Beyond Basic: Ways to Get More Greens Into Your Diet

Beyond Basic: Ways to Get More Greens Into Your Diet

Published on Wednesday, July 19, 2023 by Kitty Broihier

Turn over a new leaf: gut-friendly greens don’t have to be boring

Summertime is prime time for fresh vegetables—and there are many Low FODMAP greens options from which to choose. From lettuces to cabbages, bok choy to collards to mustard greens and many varieties in between, greens provide a plethora of nutrients, including vitamins A, C, and K, a slew of minerals, and a generous amount of fiber. 

Although 2 cups of fresh, leafy greens (or 1 cup of cooked greens) count as 1 vegetable serving, keep in mind that recommended portion sizes for greens do vary. (Check the Monash University FODMAP App for information on specific greens and other foods.) 

Let’s take a look at what you can do with all this green goodness so you don’t have to suffer through another summer of ho-hum salads.  

First, wash them right and store them carefully.

There’s nothing worse than spending money on greens only to find them crammed in the produce drawer all sad and slimy a few days later. And even fresh-cut greens need a little care.

Take a few minutes to prep those fresh greens, and you’ll be surprised at how long they’ll stay in good condition. Here’s how:

  1. Separate leaves of greens and trim as necessary.
  2. Add several inches of cold water to a clean sink and let them soak for a few minutes; swish greens around gently.
  3. Spin fragile greens dry in a salad spinner (alternatively, lay a clean dish towel on the counter, and spread the leaves on it; gently roll up the towel with the greens in it—do not squish the leaves, then unroll).
  4. Place a paper towel (or a piece of clean, absorbent fabric if you don’t use paper towels) in the bottom of a container; gently place the leaves on top of the paper towel (don’t press them down or overpack the container) and cover with a lid.
  5. Store in the refrigerator, checking them regularly to remove any browned leaves and replacing the paper towel if it becomes very damp.

Look for opportunities to use greens throughout the day.

Simply having a salad with dinner is a great idea, but over time that can get dull. One way to move past the salad situation is to get in the habit of adding a couple of leaves here, a handful of chopped greens there, to whatever suits your fancy.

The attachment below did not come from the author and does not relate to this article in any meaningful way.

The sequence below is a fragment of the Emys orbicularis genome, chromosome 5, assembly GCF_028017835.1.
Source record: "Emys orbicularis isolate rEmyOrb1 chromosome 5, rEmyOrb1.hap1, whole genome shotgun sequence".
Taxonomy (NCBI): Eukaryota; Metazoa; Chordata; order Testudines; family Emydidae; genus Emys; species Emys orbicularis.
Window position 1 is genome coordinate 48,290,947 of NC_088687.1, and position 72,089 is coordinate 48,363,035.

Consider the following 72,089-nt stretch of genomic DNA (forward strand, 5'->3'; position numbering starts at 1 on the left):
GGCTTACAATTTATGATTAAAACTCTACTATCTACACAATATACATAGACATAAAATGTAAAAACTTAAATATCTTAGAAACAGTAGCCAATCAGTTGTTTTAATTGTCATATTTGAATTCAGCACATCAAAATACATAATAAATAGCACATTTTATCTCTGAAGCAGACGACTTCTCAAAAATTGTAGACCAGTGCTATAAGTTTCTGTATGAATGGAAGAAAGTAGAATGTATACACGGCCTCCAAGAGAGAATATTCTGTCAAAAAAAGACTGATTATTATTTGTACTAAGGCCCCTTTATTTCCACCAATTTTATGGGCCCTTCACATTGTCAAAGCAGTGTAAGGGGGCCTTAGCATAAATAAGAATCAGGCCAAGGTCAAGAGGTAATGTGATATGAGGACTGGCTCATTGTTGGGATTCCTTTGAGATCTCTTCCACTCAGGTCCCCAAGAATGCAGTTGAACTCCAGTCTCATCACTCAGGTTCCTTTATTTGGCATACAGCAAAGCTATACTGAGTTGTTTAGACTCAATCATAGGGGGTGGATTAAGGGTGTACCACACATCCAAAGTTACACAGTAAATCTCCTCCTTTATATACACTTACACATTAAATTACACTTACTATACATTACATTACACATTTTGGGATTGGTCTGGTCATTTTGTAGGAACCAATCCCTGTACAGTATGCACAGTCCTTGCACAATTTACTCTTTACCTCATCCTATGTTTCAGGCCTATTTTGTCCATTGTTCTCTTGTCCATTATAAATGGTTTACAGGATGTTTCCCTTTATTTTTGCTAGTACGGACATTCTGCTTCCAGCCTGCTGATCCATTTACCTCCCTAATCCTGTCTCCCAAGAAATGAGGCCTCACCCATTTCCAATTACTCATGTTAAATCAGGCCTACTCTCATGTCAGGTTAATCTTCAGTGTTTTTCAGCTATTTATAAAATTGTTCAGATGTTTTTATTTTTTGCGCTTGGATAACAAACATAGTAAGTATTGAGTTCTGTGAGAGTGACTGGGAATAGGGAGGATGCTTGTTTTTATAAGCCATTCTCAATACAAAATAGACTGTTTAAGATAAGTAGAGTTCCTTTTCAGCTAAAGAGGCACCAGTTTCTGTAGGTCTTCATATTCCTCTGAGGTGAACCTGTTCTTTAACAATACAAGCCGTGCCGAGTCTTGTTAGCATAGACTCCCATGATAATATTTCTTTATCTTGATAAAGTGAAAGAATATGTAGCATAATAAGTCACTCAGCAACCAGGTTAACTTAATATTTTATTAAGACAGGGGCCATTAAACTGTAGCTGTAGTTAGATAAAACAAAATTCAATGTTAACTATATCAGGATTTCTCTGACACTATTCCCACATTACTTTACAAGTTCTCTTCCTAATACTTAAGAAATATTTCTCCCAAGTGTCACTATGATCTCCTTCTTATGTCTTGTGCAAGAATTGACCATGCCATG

Once you start actively looking for ways to incorporate small amounts of greens into your day, it becomes second nature, and little amounts can really add up. Some ideas for getting started:

  • On sandwiches: Obviously, but it’s surprising just how many greens you can fit on a couple of pieces of bread or in a wrap. Challenge yourself to do better than just one leaf, and consider mixing it up with watercress or arugula instead of plain old romaine.
  • As bread: Large leaves such as collards, romaine, and Swiss chard make it easy to skip the bread entirely and use the leaves to hold those sandwich fillings. 
  • In smoothies: A small handful of spinach or a couple of kale leaves are easily incorporated into smoothies and may not even change your smoothie’s color or flavor.

Think beyond the salad bowl.

  • In dips and sauces: Blending greens into various dips and sauces are an easy way to highlight them (or hide them, if you’re into that kind of thing). Whether you’re making a cool veggie dip, a fresh and flavorful pasta sauce, or an up-leveled pesto, incorporating chopped greens such as spinach, kale, or Swiss chard leaves adds extra color and flavor. And, of course, tossing in some fresh herbs would be a nice addition, too.
  • Top pizzas and flatbreads: Thanks to restaurants and TikTok, adding a handful of dressed, fresh greens to the top of a pizza is now well-known. But I’d venture to say that most folks don’t do it. Add a “mini salad” to homemade pizza and flatbread or takeout pizza. Baby arugula is popular, but a baby kale and spring greens mix would also work. Of course, you can also use greens as a regular topping before the pizza is cooked; chop them roughly and top them with the cheese before baking.
  • Add greens to egg dishes: From scrambles to fried egg sandwiches to frittatas, greens and eggs make a delicious combo—and not just for breakfast! Collard greens, mustard greens, beet greens, kale, Swiss chard, and spinach are all tasty choices.
  • Fermented greens: You can add some greens to your regular home-fermented veggies for a different texture and more color.
  • Make your own greens powder: If you grow your own greens and have a bumper crop that you can’t possibly use up (and your neighbors are tired of them, too), consider dehydrating them and creating your own greens powder. You can then use the greens powder in smoothies, mixed into mashed potatoes or soups, and in plenty of other ways.

  1. MyPlate. U.S Department of Agriculture , Center for Nutrition Policy and Promotion (n.d.). Retrieved June 16, 2023  from  https://www.myplate.gov/eat-healthy/vegetables
  2. Get the App. Low FODMAP Diet App | Monash FODMAP - Monash Fodmap. (n.d.). https://www.monashfodmap.com/ibs-central/i-have-ibs/get-the-app/ 
  3. Isle Acre Farms. (2021, March 31). Never waste your veggie greens again! How to make Greens powder. Isle Acre Farms. https://isleacrefarms.com/how-to-make-greens-powder/